The Foodie

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The Organic Food Myth

March 19, 2009
by Jen O'Neill
Organic foods promise consumers a more sustainable planet and a healthier lifestyle. However, some reports indicate that the number-one green living trend may actually have a negative impact on the environment, and the health benefits of organics are not always clear. FindingDulcinea separates fact from fiction and helps you determine what to consider when buying organic.

Are Organic Foods Truly Eco-Friendly?

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A 2007 study conducted by University of Alberta suggests that buying organic food is not as eco-friendly as one might think.

The researchers found that many organic products actually travel great distances to get to the grocery store. As a result, the amount of carbon dioxide emitted by transporting organic produce is equivalent to the amount expended to bring the same quantity of traditional fruits and vegetables to market.

Although eating organic foods might be better for your health, researcher Vicki Burtt suggests that when buying green, you should consider the “food miles,” defined as “the distance food travels from the field to the grocery store.”

However, two Carnegie Mellon researchers, Christopher L. Weber and H. Scott Matthews, argue against that consideration: “despite all the attention given to food miles, the distance that food travels is only 11 percent of the average American household's food-related greenhouse gas emission.” To save on gas emissions, Weber and Matthews suggest consuming fewer dairy products and eating less meat.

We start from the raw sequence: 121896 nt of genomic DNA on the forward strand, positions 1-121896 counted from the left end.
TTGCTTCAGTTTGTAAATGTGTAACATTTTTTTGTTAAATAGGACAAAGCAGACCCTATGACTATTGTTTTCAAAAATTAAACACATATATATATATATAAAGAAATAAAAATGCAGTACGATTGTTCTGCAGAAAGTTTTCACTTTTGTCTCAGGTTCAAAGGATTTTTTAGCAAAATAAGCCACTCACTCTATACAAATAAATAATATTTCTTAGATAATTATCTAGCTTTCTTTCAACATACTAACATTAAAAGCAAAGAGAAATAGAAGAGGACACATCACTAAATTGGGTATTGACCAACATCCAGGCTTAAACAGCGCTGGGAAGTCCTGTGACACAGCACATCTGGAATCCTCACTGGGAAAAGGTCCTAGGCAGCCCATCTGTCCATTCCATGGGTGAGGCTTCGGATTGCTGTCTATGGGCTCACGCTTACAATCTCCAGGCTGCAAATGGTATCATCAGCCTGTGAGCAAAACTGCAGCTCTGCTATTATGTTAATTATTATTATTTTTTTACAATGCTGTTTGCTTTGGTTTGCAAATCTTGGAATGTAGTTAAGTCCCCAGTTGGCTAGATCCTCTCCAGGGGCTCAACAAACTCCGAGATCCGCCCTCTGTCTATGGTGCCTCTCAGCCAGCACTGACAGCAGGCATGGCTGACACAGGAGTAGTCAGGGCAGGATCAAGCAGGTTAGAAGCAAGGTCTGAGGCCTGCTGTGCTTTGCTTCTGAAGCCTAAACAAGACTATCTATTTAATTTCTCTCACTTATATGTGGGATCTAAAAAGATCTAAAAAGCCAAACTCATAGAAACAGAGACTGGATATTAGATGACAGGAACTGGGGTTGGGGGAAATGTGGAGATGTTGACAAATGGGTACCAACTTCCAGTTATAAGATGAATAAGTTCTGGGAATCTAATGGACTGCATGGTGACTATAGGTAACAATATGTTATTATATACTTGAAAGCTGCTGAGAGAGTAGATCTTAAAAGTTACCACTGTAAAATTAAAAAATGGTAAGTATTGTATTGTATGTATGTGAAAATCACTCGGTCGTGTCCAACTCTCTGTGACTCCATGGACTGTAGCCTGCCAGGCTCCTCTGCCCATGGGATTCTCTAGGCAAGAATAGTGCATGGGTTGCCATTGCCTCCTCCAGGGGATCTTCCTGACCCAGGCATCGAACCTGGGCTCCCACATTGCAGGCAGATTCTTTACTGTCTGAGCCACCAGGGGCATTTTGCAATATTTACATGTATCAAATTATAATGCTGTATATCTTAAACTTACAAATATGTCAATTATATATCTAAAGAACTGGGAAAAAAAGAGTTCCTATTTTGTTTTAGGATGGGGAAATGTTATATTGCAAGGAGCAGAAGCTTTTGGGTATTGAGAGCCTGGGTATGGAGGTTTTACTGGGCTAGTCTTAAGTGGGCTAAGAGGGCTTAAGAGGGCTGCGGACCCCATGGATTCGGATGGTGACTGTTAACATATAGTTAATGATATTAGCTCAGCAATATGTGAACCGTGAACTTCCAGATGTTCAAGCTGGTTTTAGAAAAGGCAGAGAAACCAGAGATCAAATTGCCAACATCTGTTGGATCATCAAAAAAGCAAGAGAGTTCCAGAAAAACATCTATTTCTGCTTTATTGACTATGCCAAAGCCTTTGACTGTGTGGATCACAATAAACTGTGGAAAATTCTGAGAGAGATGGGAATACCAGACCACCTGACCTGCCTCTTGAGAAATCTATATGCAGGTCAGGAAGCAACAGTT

Is Organic Food Always Healthier?

According to the USDA National Organic Library, the word “organic” means food that is produced free of drugs, hormones, artificial chemicals and radiation. However, the USDA makes no claims that organically grown food is more nutritious or safer than other non-organically produced food.

A report released by an advocacy group known as the Organic Center claims that organic foods are better for you than conventionally produced products. A New York Times article written in response to the report argues that there is simply not enough scientific evidence to back up that claim. However, the article quotes a plant scientist, Arthur R. Grossman of the Carnegie Institution for Science, who believes that produce grown without chemical fertilizers probably is more nutritious:  “I think it’s likely that plants grown with minimal intervention by the farmer are chemically more complex.”

When Should You Buy Organic Food?

On the other hand, eating commercially grown fruits and vegetables carries the risk of ingesting potentially toxic pesticides. The Environmental Working Group suggests that you pay particular attention to the “dirty dozen,” 12 types of produce that include apples, strawberries and spinach. These items have either a very thin skin or no skin at all, which means they may still be covered with pesticides. In addition, the organization’s site Food News ranks 45 fruits and vegetables in order of how much pesticide each is likely to contain.

The Mayo Clinic provides a number of issues to consider when deciding between organic versus commercial products, including nutrition, quality and appearance, pesticides, environment, cost and taste.
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